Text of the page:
Professor Matthews pointed out that sugar processing was very profitable for companies with quotas and that Greencore made 20% of its profits from sugar even though it make up just 10% of its turnover. But consumers were paying around €15 a person to fund the sugar scheme, he found.

The auditors report published yesterday found that the commission did not check how governments managed their part. It comments that different countries applied different rules and notes that the €104 million paid out to Irish growers and machine operators to help them diversify did not require them to show how they spent the money. In Germany, France and Spain, for instance, the money went to regional authorities that used it for local development; Czech growers could spend it only on new agricultural machinery.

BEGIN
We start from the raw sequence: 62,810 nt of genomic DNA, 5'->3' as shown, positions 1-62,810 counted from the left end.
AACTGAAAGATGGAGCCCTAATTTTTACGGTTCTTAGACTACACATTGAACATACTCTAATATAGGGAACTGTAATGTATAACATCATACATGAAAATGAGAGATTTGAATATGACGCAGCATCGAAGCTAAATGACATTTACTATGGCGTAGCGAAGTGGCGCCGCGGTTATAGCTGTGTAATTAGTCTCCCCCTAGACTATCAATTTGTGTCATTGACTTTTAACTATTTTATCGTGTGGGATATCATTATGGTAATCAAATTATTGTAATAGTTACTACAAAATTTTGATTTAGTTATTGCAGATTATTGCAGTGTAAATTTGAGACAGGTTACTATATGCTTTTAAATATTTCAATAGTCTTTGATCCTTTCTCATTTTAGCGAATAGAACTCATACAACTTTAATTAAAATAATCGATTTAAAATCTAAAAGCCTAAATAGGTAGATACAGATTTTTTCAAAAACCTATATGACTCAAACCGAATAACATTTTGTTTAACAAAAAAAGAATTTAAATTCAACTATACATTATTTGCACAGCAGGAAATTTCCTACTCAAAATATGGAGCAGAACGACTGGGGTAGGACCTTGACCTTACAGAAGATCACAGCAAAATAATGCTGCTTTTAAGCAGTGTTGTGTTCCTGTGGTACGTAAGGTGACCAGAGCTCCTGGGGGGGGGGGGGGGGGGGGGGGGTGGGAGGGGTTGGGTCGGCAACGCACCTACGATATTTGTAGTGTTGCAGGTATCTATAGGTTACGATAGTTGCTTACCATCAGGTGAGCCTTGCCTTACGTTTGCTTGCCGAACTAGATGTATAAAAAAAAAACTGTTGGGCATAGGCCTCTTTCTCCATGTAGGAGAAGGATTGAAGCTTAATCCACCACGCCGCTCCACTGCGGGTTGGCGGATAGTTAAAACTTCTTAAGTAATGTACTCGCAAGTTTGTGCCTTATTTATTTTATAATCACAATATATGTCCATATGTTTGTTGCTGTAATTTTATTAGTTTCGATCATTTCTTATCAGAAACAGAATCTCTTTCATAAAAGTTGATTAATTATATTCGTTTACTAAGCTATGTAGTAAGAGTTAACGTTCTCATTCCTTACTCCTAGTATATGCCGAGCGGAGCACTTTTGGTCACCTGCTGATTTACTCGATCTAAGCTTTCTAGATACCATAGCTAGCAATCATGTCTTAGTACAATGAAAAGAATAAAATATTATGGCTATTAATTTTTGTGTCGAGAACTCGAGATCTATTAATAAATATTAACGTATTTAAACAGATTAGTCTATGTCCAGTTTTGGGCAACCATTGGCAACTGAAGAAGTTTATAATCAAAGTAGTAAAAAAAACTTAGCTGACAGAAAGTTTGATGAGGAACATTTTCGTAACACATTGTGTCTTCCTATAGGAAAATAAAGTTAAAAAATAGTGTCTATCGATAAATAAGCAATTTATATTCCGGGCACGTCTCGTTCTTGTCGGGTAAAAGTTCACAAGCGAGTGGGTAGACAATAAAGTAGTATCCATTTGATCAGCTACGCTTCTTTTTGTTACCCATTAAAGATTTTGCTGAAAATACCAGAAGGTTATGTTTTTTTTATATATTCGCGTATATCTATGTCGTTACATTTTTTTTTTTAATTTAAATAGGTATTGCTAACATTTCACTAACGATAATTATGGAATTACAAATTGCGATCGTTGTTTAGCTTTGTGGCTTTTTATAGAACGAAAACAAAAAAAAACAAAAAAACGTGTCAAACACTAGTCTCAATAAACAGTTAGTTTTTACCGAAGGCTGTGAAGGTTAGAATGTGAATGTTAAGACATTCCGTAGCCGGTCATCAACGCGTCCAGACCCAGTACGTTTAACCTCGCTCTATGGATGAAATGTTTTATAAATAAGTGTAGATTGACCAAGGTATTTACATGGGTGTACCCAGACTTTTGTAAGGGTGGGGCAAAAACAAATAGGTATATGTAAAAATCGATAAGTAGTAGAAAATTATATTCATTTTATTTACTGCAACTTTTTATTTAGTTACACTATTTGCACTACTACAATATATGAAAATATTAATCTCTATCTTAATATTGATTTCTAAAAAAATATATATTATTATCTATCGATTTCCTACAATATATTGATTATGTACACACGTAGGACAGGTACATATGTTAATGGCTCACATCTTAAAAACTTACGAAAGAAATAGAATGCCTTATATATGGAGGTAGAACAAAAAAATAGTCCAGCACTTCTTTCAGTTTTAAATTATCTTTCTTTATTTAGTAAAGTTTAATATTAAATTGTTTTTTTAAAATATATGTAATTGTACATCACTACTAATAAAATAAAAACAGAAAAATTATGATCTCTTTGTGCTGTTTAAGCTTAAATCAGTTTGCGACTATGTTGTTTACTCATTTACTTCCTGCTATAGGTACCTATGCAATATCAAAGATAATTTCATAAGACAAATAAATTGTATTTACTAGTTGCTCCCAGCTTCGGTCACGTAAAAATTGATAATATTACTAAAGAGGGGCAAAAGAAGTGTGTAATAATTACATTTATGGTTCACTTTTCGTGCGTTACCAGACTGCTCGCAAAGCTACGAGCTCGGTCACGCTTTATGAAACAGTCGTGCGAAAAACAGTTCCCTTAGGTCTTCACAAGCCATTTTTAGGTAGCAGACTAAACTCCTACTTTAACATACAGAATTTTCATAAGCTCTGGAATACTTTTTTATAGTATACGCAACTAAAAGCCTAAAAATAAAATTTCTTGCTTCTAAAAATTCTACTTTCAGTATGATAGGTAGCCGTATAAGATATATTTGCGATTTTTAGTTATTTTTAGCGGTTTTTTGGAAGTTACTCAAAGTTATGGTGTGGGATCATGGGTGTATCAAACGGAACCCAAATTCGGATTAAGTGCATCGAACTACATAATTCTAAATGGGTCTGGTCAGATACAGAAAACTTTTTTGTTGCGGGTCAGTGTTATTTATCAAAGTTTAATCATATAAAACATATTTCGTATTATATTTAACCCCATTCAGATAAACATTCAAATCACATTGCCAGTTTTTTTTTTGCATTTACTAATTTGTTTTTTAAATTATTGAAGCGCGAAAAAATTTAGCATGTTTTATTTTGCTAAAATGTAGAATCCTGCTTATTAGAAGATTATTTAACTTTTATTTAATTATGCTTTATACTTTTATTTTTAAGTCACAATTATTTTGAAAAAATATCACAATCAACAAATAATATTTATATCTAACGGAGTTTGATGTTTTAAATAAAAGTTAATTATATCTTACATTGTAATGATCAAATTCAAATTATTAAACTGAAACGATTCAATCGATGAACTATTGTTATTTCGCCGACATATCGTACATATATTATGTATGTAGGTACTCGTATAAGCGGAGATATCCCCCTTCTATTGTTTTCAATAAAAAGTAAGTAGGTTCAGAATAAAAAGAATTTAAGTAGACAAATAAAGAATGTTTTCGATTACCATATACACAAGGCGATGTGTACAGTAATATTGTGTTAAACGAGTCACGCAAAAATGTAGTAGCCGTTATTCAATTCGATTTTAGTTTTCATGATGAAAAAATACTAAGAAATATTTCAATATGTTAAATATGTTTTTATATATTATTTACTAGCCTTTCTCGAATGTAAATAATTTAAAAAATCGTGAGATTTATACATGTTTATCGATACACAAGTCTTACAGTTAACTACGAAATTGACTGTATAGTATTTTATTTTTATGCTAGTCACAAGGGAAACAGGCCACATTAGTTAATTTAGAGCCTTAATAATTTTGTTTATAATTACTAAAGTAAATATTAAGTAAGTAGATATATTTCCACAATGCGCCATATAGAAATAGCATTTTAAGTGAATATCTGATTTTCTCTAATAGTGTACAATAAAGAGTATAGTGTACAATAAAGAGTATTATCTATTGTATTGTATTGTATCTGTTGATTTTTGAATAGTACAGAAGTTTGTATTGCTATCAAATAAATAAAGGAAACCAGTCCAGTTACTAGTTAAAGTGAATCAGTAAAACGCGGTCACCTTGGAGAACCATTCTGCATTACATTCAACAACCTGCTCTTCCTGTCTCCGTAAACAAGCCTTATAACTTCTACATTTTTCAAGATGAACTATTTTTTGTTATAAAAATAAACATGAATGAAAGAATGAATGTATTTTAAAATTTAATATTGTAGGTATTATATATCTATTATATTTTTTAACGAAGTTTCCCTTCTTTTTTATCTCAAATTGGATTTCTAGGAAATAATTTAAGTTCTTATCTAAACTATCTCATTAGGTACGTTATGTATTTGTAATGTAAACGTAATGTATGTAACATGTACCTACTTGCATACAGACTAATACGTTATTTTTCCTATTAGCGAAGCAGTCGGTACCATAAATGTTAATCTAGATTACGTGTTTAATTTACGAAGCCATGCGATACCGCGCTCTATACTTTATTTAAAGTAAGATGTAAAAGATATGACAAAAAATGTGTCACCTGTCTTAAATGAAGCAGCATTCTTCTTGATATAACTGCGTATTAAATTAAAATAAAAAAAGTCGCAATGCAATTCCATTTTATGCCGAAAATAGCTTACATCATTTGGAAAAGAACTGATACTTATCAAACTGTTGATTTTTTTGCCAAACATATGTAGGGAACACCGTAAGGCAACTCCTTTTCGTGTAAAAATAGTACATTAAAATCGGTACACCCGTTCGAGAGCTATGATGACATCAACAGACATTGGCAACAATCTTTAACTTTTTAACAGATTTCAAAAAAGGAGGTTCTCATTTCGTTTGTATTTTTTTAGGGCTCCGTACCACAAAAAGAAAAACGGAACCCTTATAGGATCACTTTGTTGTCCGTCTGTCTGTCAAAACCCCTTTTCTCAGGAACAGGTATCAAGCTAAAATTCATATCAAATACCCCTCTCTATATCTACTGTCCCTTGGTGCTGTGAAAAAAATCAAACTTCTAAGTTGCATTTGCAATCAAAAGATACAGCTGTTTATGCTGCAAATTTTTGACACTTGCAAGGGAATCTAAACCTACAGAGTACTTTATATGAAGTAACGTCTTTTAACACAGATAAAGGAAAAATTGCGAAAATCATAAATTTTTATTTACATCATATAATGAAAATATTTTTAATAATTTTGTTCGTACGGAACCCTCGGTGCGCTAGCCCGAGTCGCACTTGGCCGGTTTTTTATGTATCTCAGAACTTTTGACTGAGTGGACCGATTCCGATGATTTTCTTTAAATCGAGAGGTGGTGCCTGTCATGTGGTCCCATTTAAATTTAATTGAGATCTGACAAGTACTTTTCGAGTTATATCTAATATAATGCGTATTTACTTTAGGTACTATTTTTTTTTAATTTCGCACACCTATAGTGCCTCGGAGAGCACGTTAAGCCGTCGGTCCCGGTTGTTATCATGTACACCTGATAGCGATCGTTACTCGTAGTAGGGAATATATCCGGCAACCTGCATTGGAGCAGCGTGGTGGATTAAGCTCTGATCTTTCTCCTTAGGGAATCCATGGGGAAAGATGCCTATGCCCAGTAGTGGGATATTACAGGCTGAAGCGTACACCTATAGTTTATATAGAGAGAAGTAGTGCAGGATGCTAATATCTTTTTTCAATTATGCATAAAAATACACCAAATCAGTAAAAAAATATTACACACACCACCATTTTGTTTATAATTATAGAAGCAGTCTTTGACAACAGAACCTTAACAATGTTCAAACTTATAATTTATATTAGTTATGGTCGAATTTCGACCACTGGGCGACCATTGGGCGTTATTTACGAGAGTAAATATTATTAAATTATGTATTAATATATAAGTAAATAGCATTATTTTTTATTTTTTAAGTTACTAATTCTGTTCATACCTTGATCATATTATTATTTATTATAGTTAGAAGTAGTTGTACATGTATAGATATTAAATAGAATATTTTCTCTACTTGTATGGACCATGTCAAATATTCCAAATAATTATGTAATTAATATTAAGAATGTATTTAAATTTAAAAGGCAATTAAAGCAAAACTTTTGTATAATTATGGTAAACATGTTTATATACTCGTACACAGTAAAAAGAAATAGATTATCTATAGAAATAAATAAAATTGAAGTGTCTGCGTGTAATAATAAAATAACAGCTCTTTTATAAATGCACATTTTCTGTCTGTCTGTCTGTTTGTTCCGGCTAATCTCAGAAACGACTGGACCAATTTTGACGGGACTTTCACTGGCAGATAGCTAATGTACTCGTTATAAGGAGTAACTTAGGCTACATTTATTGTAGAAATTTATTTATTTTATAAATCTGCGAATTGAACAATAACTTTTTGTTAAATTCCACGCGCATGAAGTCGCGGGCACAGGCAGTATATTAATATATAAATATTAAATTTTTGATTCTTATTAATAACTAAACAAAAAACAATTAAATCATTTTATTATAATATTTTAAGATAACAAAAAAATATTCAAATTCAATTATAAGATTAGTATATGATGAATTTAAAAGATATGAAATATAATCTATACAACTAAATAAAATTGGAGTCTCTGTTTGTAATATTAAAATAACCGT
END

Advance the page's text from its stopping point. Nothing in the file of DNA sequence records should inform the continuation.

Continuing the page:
The commission responding to the auditors’ findings pointed out that the scheme was voluntary and that industry and growers did not need to swap their business for compensation from the EU.

However, in Ireland the entire sugar quota — the amount of beet that could be grown to qualify for the generous subsidies from the EU — was all owned by Greencore, a public company that was state owned until it was privatised in 1991. The state continued to own a single ‘golden’ share allowing the minister to prevent the company being sold.